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Published August 09, 2010, 11:54 AM

COVER STORY: Enrollment Growth

Universities get creative to boost student population

Like a growing number of colleges across the country, Dakota State University’s website prominently displays links to the university’s Facebook and Twitter accounts and other ways to interact with the college through social media.

While social media sites are typically used as a marketing tool, the technology has also played a key role in the university’s attempts to grow its enrollment.

“We’ve used technology as part of the recruitment process with social media, using our website and adding videos and blogs to our website,” says Amy Crissinger, the university’s admissions director. “In the past, students would contact us at a high school visit or a college fair and we would start a communication flow with them. For more and more students now, our first contact with them is through our website. We don’t always even know they are checking us out until we get an application from them.”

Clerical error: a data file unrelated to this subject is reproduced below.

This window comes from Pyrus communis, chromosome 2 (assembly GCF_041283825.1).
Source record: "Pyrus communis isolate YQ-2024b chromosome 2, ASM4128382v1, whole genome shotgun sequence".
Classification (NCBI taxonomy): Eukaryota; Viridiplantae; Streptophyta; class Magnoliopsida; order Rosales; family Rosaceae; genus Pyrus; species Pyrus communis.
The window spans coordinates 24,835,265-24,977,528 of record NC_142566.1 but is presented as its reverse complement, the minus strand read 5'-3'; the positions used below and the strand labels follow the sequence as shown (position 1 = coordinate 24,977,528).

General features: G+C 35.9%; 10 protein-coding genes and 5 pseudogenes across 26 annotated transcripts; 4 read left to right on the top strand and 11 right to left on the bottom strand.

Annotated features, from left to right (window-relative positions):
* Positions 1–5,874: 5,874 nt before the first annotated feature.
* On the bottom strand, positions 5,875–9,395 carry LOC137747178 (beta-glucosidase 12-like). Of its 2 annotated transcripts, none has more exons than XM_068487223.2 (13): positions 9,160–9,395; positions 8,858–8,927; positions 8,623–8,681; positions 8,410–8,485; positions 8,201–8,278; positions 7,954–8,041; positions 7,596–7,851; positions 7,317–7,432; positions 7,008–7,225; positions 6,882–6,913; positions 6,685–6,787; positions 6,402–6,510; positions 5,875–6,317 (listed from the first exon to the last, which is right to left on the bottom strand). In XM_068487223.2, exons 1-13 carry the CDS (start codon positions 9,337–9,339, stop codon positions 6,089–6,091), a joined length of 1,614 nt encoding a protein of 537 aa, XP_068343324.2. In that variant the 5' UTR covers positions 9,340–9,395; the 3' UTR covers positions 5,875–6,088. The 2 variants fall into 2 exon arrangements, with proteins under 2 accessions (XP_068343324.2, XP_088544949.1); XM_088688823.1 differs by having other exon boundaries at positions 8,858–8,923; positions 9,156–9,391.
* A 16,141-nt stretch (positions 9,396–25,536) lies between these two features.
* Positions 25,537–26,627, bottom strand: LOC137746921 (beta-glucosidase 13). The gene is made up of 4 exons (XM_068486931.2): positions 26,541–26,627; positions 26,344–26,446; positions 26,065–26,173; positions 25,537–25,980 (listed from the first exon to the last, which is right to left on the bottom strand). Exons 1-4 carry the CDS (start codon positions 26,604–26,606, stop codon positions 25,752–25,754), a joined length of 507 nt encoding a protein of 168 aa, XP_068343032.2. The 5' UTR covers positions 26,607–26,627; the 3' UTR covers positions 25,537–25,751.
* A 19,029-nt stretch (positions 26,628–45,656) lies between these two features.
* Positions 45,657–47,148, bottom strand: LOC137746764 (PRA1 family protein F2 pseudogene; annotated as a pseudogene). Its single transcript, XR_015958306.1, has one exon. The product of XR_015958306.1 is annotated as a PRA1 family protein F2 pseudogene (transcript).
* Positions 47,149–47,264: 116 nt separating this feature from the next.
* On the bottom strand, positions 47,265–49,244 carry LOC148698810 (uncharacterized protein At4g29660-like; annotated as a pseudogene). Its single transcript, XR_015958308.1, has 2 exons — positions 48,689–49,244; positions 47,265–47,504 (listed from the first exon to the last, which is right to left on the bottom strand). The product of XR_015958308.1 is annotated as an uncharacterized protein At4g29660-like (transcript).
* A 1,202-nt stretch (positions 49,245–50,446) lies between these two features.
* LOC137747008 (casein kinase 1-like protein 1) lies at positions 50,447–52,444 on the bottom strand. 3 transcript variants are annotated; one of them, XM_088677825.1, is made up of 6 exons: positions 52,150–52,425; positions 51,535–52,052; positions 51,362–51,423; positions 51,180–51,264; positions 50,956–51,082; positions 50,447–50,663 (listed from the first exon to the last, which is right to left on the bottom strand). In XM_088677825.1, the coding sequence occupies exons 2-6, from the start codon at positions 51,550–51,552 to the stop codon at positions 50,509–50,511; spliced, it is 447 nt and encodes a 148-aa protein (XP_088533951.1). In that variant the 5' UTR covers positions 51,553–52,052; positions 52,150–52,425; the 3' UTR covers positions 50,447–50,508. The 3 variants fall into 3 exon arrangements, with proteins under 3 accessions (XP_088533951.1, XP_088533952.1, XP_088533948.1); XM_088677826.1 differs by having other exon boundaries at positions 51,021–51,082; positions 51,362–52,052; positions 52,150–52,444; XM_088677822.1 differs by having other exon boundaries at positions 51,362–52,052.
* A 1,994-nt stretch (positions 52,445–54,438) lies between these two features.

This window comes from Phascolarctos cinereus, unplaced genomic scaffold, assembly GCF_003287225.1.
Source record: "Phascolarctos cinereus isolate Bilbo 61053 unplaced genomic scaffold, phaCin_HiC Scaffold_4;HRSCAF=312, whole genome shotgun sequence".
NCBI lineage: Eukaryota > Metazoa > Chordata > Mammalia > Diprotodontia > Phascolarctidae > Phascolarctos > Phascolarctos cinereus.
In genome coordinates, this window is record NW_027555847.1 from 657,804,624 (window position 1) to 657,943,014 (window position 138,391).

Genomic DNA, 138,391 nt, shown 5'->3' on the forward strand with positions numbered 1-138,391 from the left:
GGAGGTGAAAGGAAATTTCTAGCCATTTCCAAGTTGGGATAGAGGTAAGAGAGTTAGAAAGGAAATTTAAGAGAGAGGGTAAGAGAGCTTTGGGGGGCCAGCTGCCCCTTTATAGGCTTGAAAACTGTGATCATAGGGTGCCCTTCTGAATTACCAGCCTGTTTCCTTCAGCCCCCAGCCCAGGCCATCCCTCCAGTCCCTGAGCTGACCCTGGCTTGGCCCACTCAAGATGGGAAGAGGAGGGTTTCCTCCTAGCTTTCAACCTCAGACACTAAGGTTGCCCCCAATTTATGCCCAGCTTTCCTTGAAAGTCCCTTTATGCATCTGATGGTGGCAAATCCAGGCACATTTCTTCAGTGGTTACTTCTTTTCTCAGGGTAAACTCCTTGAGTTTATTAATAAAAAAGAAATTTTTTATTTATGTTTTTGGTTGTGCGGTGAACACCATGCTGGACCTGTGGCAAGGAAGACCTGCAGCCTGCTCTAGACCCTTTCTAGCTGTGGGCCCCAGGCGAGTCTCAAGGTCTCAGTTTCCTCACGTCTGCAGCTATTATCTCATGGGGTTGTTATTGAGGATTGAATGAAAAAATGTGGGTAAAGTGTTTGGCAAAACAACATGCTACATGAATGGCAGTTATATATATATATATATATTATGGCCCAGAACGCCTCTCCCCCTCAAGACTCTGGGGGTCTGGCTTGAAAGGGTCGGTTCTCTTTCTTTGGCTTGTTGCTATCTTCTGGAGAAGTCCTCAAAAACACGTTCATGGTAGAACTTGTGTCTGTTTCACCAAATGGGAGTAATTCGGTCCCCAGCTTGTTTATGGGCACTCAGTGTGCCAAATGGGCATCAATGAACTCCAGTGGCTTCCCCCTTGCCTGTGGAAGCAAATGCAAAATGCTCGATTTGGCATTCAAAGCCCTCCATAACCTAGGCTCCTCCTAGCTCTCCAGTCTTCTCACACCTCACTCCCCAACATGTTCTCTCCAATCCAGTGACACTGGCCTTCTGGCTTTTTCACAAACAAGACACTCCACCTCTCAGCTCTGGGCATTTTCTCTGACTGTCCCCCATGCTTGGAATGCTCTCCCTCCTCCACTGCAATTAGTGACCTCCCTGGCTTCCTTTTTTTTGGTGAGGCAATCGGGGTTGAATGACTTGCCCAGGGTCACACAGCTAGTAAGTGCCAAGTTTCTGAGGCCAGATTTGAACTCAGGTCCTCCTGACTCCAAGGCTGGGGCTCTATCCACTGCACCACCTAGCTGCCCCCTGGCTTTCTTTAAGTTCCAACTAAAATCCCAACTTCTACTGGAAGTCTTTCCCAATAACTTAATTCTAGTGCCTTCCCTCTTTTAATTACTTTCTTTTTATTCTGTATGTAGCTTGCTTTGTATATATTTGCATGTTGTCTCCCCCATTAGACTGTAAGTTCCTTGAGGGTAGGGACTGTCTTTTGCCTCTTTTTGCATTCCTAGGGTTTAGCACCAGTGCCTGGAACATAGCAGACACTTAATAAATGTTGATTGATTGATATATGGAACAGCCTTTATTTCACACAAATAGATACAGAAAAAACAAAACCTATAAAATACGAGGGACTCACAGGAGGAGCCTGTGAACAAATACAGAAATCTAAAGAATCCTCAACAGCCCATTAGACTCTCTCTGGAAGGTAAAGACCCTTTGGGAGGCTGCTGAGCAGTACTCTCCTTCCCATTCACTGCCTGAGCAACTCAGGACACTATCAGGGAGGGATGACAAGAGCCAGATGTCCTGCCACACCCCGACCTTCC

Dakota State University in Madison, SD, which has seen enrollment balloon 26 percent since the fall of 2002, is one of a growing number of colleges and universities in the region experiencing significant increases in its student population in recent years. Despite aging population trends in many communities throughout the area that is leading to reduced numbers of high school graduates, colleges and universities in North Dakota, South Dakota and western Minnesota have managed to increase student enrollments.